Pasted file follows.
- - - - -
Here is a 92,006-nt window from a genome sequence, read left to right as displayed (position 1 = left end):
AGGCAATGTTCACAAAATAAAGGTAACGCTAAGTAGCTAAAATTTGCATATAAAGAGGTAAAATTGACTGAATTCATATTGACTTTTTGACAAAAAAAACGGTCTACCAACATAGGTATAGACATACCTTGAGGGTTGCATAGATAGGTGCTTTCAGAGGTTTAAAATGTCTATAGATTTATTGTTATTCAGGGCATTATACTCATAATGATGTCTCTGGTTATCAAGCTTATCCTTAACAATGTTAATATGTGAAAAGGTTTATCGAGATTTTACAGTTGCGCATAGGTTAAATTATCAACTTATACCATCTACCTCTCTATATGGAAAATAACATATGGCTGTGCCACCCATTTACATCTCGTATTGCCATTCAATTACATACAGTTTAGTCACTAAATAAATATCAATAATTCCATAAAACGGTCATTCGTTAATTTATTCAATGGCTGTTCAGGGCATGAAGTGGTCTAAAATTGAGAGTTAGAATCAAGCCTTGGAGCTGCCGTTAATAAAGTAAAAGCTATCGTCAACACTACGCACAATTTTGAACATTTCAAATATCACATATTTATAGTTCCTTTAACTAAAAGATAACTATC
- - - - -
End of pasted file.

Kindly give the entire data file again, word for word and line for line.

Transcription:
Here is a 92,006-nt window from a genome sequence, read left to right as displayed (position 1 = left end):
AGGCAATGTTCACAAAATAAAGGTAACGCTAAGTAGCTAAAATTTGCATATAAAGAGGTAAAATTGACTGAATTCATATTGACTTTTTGACAAAAAAAACGGTCTACCAACATAGGTATAGACATACCTTGAGGGTTGCATAGATAGGTGCTTTCAGAGGTTTAAAATGTCTATAGATTTATTGTTATTCAGGGCATTATACTCATAATGATGTCTCTGGTTATCAAGCTTATCCTTAACAATGTTAATATGTGAAAAGGTTTATCGAGATTTTACAGTTGCGCATAGGTTAAATTATCAACTTATACCATCTACCTCTCTATATGGAAAATAACATATGGCTGTGCCACCCATTTACATCTCGTATTGCCATTCAATTACATACAGTTTAGTCACTAAATAAATATCAATAATTCCATAAAACGGTCATTCGTTAATTTATTCAATGGCTGTTCAGGGCATGAAGTGGTCTAAAATTGAGAGTTAGAATCAAGCCTTGGAGCTGCCGTTAATAAAGTAAAAGCTATCGTCAACACTACGCACAATTTTGAACATTTCAAATATCACATATTTATAGTTCCTTTAACTAAAAGATAACTATC